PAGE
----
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Next: The bootstrap: Some Examples Up: Lectures Previous: The underlying principle

The questions addressed

Suppose we are interested in the estimation of an unknown parameter $\theta$ (this doesn't mean that we are in a parametric context). The two main questions asked at that stage are :

The second question has to be answered through information on the distribution or at least the variance of the estimator.

Of course there are answers in very simple contexts: for instance when the parameter of interest is the mean $\mu$ then the estimator $\bar{X}$ has a known standard deviation : the estimated standard error noted sometimes

\begin{displaymath}
\hat{\sigma}=\left[(X_i-\bar{X})^2/n^2\right]\end{displaymath}

However no such estimator is available for the sample median for instance.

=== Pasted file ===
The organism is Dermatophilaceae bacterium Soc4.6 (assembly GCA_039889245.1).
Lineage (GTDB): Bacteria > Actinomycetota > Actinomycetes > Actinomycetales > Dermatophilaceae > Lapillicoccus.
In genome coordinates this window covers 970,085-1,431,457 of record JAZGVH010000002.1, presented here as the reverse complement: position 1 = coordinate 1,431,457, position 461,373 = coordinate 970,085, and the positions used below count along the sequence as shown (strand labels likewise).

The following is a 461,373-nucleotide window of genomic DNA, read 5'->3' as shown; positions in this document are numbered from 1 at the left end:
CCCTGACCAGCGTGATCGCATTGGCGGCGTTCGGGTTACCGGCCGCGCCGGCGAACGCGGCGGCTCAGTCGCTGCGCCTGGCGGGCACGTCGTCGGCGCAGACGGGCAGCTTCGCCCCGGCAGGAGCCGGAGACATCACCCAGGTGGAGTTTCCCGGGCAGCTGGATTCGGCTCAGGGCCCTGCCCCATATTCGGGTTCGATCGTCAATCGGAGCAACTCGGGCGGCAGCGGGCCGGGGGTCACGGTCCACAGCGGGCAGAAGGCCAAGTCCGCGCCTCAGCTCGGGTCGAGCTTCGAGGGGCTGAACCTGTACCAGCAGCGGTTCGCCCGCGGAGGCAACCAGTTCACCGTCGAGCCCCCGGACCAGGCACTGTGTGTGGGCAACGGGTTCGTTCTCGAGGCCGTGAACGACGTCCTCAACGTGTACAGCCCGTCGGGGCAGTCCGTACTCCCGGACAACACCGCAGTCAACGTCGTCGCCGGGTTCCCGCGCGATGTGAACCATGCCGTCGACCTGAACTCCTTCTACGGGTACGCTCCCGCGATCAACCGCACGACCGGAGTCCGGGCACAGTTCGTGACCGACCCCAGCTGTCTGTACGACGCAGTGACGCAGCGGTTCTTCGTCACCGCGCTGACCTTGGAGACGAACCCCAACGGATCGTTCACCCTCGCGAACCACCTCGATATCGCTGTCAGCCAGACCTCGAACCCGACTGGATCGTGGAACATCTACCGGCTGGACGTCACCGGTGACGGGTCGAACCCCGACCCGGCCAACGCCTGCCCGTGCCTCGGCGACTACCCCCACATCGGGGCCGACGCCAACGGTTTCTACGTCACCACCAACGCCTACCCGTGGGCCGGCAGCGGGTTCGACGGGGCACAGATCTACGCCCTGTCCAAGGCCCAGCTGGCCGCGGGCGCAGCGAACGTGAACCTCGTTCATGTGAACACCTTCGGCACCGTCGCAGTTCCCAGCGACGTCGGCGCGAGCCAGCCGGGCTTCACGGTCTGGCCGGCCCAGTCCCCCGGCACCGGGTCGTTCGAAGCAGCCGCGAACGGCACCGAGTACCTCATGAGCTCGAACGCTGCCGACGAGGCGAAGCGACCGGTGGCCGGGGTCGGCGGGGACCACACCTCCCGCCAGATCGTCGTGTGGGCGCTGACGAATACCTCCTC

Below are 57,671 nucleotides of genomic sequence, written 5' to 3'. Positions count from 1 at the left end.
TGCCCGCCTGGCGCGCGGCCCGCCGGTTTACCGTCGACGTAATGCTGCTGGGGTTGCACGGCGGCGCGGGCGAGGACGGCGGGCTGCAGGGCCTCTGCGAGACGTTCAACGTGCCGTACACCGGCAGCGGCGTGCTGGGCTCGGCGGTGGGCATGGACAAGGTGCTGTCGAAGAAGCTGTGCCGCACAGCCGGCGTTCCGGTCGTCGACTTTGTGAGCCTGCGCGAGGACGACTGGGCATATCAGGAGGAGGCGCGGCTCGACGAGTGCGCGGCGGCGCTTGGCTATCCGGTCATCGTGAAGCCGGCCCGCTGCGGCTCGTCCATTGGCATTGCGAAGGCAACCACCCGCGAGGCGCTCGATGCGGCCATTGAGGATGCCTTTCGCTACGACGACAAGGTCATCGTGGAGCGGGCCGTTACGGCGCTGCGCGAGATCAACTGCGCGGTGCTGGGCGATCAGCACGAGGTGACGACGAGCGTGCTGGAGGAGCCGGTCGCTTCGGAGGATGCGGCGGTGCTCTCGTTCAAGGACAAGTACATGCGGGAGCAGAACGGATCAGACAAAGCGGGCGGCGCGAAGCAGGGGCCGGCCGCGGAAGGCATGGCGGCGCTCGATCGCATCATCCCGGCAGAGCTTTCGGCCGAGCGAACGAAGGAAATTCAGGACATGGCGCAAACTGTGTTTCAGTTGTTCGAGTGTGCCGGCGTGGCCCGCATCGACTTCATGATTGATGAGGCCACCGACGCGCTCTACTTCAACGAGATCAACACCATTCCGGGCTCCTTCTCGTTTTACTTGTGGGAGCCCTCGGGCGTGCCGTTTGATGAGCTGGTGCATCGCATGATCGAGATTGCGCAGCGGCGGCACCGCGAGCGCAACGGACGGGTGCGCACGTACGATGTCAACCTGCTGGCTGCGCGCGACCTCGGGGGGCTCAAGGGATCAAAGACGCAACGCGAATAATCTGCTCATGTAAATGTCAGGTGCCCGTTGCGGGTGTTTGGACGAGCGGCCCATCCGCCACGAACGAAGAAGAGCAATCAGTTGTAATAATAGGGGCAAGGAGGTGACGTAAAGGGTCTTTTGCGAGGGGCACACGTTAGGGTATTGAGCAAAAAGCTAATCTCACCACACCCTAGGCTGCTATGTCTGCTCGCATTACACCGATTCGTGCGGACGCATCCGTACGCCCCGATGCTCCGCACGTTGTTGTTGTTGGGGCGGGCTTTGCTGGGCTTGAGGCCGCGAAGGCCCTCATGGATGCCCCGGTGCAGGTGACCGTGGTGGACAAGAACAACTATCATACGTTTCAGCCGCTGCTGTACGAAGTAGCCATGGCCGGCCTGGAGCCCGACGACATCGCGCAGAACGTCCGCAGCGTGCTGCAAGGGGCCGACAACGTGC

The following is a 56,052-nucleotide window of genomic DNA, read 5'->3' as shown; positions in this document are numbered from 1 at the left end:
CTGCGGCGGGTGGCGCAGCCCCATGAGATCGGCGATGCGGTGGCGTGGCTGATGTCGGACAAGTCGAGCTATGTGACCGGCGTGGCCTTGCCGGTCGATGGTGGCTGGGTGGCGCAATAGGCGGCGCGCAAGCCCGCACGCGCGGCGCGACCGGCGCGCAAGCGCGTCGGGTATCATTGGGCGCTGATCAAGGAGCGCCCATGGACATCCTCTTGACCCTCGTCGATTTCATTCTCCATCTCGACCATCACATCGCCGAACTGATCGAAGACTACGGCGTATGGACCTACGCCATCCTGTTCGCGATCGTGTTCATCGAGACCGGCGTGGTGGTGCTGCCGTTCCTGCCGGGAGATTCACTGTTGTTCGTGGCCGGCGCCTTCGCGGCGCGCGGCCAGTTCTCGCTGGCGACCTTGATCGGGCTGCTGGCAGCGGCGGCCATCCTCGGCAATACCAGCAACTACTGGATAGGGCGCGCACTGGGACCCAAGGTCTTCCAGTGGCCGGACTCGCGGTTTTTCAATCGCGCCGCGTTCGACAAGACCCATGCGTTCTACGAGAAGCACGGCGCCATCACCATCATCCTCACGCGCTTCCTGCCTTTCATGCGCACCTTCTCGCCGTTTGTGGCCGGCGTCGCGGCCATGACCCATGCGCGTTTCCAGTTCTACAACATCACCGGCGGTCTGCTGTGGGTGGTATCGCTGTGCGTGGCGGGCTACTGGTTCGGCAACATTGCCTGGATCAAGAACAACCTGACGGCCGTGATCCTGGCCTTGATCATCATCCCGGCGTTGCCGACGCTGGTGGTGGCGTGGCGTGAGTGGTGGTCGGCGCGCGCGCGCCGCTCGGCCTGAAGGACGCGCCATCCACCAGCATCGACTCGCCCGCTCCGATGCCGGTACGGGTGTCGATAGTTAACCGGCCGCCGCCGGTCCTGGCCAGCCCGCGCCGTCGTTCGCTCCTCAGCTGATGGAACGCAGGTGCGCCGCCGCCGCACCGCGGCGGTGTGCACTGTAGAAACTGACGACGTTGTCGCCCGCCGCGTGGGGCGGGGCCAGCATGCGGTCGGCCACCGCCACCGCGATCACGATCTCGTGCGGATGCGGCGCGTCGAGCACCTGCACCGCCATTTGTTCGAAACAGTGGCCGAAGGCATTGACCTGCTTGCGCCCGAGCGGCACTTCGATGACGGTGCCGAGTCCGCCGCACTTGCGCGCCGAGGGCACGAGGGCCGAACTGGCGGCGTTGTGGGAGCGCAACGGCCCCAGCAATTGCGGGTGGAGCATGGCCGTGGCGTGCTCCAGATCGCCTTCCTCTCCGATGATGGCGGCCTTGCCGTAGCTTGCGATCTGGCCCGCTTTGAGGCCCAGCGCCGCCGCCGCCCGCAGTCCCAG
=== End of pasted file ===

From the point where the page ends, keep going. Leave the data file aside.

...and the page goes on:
In maximum likelihood theory the question 1 is answered through using the mle and then the question 2 can be answered with an approximate standard error of $\widehat{se}(\theta)=
\frac{1}{\sqrt{Fisher Info}}$

The bootstrap is a more general way to answer question 2 , with the following aspects:

If we had several samples from the unknown (true) distribution $F$ then we could consider the variations of the estimator :

\begin{displaymath}
\begin{array}{llllll}
F & \stackrel{\mbox{Random Sample}}{\l...
...,X_2^B...X_n^B) & = & {\cal X}_n^B & \hat{\theta}_B
\end{array}\end{displaymath}

Such a situation is never the case, so we replace these new samples by a resampling procedure based on the only information we have about $F$, and that is an empirical $\hat{F}_n$ :this side is what is called bootstrapping.


next up previous
Next: The bootstrap: Some Examples Up: Lectures Previous: The underlying principle
Susan Holmes 2004-05-19